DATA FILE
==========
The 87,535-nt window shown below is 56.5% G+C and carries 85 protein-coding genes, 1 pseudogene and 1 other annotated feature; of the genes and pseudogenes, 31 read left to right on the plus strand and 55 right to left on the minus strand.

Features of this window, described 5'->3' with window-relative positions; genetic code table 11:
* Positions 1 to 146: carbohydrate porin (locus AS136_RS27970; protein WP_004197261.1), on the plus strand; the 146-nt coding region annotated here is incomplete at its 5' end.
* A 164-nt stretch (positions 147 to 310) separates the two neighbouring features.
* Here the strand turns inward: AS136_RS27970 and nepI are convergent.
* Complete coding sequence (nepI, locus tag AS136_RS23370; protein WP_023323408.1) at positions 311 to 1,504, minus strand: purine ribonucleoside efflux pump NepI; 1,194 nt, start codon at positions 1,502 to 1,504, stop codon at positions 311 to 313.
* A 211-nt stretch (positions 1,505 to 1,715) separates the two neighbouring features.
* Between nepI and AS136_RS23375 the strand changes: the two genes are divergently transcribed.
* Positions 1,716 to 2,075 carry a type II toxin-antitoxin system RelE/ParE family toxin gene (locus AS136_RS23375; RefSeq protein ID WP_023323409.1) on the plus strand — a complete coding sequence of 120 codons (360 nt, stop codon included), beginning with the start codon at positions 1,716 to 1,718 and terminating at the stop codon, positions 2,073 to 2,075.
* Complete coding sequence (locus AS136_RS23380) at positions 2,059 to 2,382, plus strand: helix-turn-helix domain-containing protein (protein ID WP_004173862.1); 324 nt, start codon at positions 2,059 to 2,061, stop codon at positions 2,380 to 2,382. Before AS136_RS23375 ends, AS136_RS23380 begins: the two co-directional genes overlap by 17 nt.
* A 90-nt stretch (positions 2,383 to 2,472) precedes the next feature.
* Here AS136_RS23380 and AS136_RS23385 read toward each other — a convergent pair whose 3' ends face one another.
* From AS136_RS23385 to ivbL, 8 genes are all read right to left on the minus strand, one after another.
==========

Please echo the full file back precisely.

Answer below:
The 87,535-nt window shown below is 56.5% G+C and carries 85 protein-coding genes, 1 pseudogene and 1 other annotated feature; of the genes and pseudogenes, 31 read left to right on the plus strand and 55 right to left on the minus strand.

Features of this window, described 5'->3' with window-relative positions; genetic code table 11:
* Positions 1 to 146: carbohydrate porin (locus AS136_RS27970; protein WP_004197261.1), on the plus strand; the 146-nt coding region annotated here is incomplete at its 5' end.
* A 164-nt stretch (positions 147 to 310) separates the two neighbouring features.
* Here the strand turns inward: AS136_RS27970 and nepI are convergent.
* Complete coding sequence (nepI, locus tag AS136_RS23370; protein WP_023323408.1) at positions 311 to 1,504, minus strand: purine ribonucleoside efflux pump NepI; 1,194 nt, start codon at positions 1,502 to 1,504, stop codon at positions 311 to 313.
* A 211-nt stretch (positions 1,505 to 1,715) separates the two neighbouring features.
* Between nepI and AS136_RS23375 the strand changes: the two genes are divergently transcribed.
* Positions 1,716 to 2,075 carry a type II toxin-antitoxin system RelE/ParE family toxin gene (locus AS136_RS23375; RefSeq protein ID WP_023323409.1) on the plus strand — a complete coding sequence of 120 codons (360 nt, stop codon included), beginning with the start codon at positions 1,716 to 1,718 and terminating at the stop codon, positions 2,073 to 2,075.
* Complete coding sequence (locus AS136_RS23380) at positions 2,059 to 2,382, plus strand: helix-turn-helix domain-containing protein (protein ID WP_004173862.1); 324 nt, start codon at positions 2,059 to 2,061, stop codon at positions 2,380 to 2,382. Before AS136_RS23375 ends, AS136_RS23380 begins: the two co-directional genes overlap by 17 nt.
* A 90-nt stretch (positions 2,383 to 2,472) precedes the next feature.
* Here AS136_RS23380 and AS136_RS23385 read toward each other — a convergent pair whose 3' ends face one another.
* From AS136_RS23385 to ivbL, 8 genes are all read right to left on the minus strand, one after another.